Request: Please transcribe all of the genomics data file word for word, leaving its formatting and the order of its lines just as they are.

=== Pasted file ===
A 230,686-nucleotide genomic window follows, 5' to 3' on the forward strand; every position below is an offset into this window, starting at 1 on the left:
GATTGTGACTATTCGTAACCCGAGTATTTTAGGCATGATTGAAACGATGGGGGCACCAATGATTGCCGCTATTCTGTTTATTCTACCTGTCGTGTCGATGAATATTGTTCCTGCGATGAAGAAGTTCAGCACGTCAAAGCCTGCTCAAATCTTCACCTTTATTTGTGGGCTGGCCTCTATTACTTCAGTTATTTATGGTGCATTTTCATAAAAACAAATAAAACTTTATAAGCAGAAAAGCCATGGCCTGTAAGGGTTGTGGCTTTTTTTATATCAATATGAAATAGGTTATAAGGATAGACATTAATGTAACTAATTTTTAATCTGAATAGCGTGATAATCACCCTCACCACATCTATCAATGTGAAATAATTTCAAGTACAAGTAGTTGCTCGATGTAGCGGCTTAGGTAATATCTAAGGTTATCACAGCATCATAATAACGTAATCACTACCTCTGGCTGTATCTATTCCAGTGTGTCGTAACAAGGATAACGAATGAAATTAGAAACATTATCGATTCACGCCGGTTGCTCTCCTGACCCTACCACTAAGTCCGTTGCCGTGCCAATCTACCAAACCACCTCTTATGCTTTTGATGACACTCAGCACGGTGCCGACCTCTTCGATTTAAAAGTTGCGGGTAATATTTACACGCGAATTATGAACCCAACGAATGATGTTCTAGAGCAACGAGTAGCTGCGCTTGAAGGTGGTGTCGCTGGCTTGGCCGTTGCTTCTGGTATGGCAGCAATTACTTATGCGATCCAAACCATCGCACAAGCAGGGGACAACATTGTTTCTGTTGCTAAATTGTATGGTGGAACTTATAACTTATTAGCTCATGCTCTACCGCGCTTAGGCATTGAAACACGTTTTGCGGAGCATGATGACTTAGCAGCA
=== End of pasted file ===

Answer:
A 230,686-nucleotide genomic window follows, 5' to 3' on the forward strand; every position below is an offset into this window, starting at 1 on the left:
GATTGTGACTATTCGTAACCCGAGTATTTTAGGCATGATTGAAACGATGGGGGCACCAATGATTGCCGCTATTCTGTTTATTCTACCTGTCGTGTCGATGAATATTGTTCCTGCGATGAAGAAGTTCAGCACGTCAAAGCCTGCTCAAATCTTCACCTTTATTTGTGGGCTGGCCTCTATTACTTCAGTTATTTATGGTGCATTTTCATAAAAACAAATAAAACTTTATAAGCAGAAAAGCCATGGCCTGTAAGGGTTGTGGCTTTTTTTATATCAATATGAAATAGGTTATAAGGATAGACATTAATGTAACTAATTTTTAATCTGAATAGCGTGATAATCACCCTCACCACATCTATCAATGTGAAATAATTTCAAGTACAAGTAGTTGCTCGATGTAGCGGCTTAGGTAATATCTAAGGTTATCACAGCATCATAATAACGTAATCACTACCTCTGGCTGTATCTATTCCAGTGTGTCGTAACAAGGATAACGAATGAAATTAGAAACATTATCGATTCACGCCGGTTGCTCTCCTGACCCTACCACTAAGTCCGTTGCCGTGCCAATCTACCAAACCACCTCTTATGCTTTTGATGACACTCAGCACGGTGCCGACCTCTTCGATTTAAAAGTTGCGGGTAATATTTACACGCGAATTATGAACCCAACGAATGATGTTCTAGAGCAACGAGTAGCTGCGCTTGAAGGTGGTGTCGCTGGCTTGGCCGTTGCTTCTGGTATGGCAGCAATTACTTATGCGATCCAAACCATCGCACAAGCAGGGGACAACATTGTTTCTGTTGCTAAATTGTATGGTGGAACTTATAACTTATTAGCTCATGCTCTACCGCGCTTAGGCATTGAAACACGTTTTGCGGAGCATGATGACTTAGCAGCA